Kremlin dismisses UK media report on Russian nuclear test

Russian President Vladimir Putin attends a conference of heads of security and intelligence agencies of the Commonwealth of Independent States member countries via a video link in Moscow, Russia, September 29, 2022. Sputnik/Gavriil Grigorov/Kremlin via REUTERS
  • This content was produced in Russia, where the law restricts coverage of Russian military operations in Ukraine.

MOSCOW, Oct 4 (Reuters) - The Kremlin said on Tuesday that it did not want to take part in "nuclear rhetoric" from the West after a media report that Russia was preparing to demonstrate its willingness to use nuclear weapons in its conflict with Ukraine.

The Times newspaper reported on Monday that the NATO military alliance had warned members that President Vladimir Putin was set to demonstrate his willingness to use nuclear weapons by carrying out a nuclear test on Ukraine's border.

The London-based newspaper also said Russia had moved a train thought to be linked to a unit of the defence ministry that was responsible for nuclear munitions.

NATO has not observed changes in Russia's nuclear posture, but is vigilant, an alliance official said on Tuesday, while a Western diplomat, commenting on the Times report, told Reuters that NATO had not warned allies about a nuclear threat from Russia.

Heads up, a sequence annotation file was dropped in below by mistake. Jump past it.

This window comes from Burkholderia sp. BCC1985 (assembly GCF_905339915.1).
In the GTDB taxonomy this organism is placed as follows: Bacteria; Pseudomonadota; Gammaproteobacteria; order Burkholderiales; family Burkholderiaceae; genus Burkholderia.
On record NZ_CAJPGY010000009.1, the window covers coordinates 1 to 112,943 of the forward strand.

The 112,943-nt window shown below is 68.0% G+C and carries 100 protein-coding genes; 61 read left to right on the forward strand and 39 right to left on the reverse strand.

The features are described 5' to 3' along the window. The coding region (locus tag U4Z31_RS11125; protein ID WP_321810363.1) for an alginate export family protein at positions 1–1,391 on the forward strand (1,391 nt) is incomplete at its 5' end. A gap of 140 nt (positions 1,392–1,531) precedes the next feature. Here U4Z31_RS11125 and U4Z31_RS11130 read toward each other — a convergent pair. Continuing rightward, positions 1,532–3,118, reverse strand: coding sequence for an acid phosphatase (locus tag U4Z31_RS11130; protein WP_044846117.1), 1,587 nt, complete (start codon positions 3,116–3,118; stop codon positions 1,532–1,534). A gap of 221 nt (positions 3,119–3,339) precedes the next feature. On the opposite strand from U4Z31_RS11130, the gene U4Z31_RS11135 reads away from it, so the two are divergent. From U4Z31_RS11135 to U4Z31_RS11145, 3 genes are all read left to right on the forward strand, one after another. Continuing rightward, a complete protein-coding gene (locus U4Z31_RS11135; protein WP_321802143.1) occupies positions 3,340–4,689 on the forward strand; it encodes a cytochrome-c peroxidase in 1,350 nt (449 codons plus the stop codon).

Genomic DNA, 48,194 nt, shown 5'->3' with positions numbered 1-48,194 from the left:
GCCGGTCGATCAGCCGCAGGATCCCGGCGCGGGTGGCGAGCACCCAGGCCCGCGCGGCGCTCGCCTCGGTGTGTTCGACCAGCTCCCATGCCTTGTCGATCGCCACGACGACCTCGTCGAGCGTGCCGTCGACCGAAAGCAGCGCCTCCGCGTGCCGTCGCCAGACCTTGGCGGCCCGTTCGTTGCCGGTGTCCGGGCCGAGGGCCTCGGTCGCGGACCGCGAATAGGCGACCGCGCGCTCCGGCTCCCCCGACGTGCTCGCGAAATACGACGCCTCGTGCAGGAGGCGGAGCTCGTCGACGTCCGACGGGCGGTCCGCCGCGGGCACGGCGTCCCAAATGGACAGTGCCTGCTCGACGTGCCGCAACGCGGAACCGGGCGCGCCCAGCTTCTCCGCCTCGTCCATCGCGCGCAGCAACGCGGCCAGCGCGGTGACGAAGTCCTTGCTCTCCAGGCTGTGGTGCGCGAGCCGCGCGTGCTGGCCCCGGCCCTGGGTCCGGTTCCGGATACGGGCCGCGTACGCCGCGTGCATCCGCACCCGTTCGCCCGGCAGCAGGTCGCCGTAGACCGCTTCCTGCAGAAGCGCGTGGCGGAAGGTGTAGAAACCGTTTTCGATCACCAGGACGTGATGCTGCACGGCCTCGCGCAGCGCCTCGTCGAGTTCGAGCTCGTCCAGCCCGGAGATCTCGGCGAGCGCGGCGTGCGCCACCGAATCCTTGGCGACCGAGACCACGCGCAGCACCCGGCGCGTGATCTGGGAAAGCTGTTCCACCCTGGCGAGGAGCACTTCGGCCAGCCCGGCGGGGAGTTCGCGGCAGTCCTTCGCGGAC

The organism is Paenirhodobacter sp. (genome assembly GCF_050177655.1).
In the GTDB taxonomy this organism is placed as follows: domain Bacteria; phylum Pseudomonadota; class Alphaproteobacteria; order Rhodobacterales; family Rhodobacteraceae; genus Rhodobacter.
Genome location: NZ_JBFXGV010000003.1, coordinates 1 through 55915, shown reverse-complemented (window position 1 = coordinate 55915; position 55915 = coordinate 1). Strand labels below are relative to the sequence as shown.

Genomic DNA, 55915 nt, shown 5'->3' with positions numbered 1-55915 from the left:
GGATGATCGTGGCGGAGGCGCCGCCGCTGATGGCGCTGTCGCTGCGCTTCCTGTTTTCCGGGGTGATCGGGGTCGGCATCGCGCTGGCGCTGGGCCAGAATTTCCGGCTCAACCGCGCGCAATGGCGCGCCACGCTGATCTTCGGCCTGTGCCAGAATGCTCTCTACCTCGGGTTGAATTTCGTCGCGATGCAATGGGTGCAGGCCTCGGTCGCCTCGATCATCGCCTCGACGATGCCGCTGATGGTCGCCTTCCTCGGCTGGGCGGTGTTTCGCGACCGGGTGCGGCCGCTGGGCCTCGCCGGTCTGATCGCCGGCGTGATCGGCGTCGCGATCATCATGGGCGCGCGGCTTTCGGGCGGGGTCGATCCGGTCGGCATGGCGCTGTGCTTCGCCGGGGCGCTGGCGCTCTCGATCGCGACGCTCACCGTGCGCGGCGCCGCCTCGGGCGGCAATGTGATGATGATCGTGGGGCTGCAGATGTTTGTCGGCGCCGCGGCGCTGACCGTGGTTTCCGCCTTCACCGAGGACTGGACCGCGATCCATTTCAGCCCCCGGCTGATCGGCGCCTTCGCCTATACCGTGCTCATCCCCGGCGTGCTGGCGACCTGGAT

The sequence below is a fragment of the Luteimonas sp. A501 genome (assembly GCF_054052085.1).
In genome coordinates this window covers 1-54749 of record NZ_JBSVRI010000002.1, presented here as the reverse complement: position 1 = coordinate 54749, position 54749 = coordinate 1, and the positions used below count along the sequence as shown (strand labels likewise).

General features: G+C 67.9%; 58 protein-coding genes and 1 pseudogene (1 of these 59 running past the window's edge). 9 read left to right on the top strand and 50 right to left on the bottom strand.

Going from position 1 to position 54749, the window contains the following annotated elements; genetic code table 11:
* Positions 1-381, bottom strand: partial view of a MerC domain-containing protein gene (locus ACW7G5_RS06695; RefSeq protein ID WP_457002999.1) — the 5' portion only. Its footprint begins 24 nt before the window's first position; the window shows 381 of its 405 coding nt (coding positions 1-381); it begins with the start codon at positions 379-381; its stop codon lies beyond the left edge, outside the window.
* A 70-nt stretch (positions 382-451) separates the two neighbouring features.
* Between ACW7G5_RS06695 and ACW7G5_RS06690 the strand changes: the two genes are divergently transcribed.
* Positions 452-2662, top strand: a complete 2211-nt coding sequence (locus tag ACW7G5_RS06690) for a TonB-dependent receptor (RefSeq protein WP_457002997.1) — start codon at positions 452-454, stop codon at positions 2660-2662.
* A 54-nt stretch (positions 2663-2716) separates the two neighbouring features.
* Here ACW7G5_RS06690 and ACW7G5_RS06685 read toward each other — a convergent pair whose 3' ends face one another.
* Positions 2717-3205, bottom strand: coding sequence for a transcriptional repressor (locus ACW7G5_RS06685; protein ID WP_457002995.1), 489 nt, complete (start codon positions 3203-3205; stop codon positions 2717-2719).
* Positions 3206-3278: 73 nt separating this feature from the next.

When asked about the Times report, Kremlin spokesman Dmitry Peskov said Russia did not want to take part in what he cast as Western exercises in "nuclear rhetoric".

"The Western media, Western politicians and heads of state are engaging in a lot of exercises in nuclear rhetoric right now," Peskov said. "We do not want to take part in this."

Italian daily La Repubblica reported on Sunday that NATO had sent its members an intelligence report on the movements of the Belgorod nuclear submarine.

"Now it is back to dive in the Arctic seas and it is feared that its mission is to test for the first time the super-torpedo Poseidon, often referred to as 'the weapon of the Apocalypse'," La Repubblica said.

The Italian defence minister declined to comment on the matter.

Asked how Britain would respond to the use of "tactical" nuclear weapons by Russia, Britain's foreign minister James Cleverly told a fringe event at the Conservative Party conference that he couldn't go into detail but there would be a response.

"It would inevitably be the case that the use of nuclear weapons by any country anywhere in the world would not go without a response," he said.

"I'm not going to discuss the nature or the threshold."

Tactical nuclear weapons are essentially nuclear weapons used on the battlefield that are much less powerful than the big bombs that would destroy large cities such as Moscow, Washington or London.

Putin on Sept. 21 ordered Russia's first mobilisation of military reservists since World War Two to put more troops on the battlefield and backed a plan to annex swathes of Ukraine, warning the West he was not bluffing when he said he'd be ready to use nuclear weapons to defend Russia.

Russia is the world's biggest nuclear power based on the number of nuclear warheads: It has 5,977 warheads while the United States has 5,428, according to the Federation of American Scientists.

Reporting by Guy Faulconbridge, additional reporting by Giselda Vagnoni in Rome; Editing by Kevin Liffey, Gareth Jones and Cynthia Osterman

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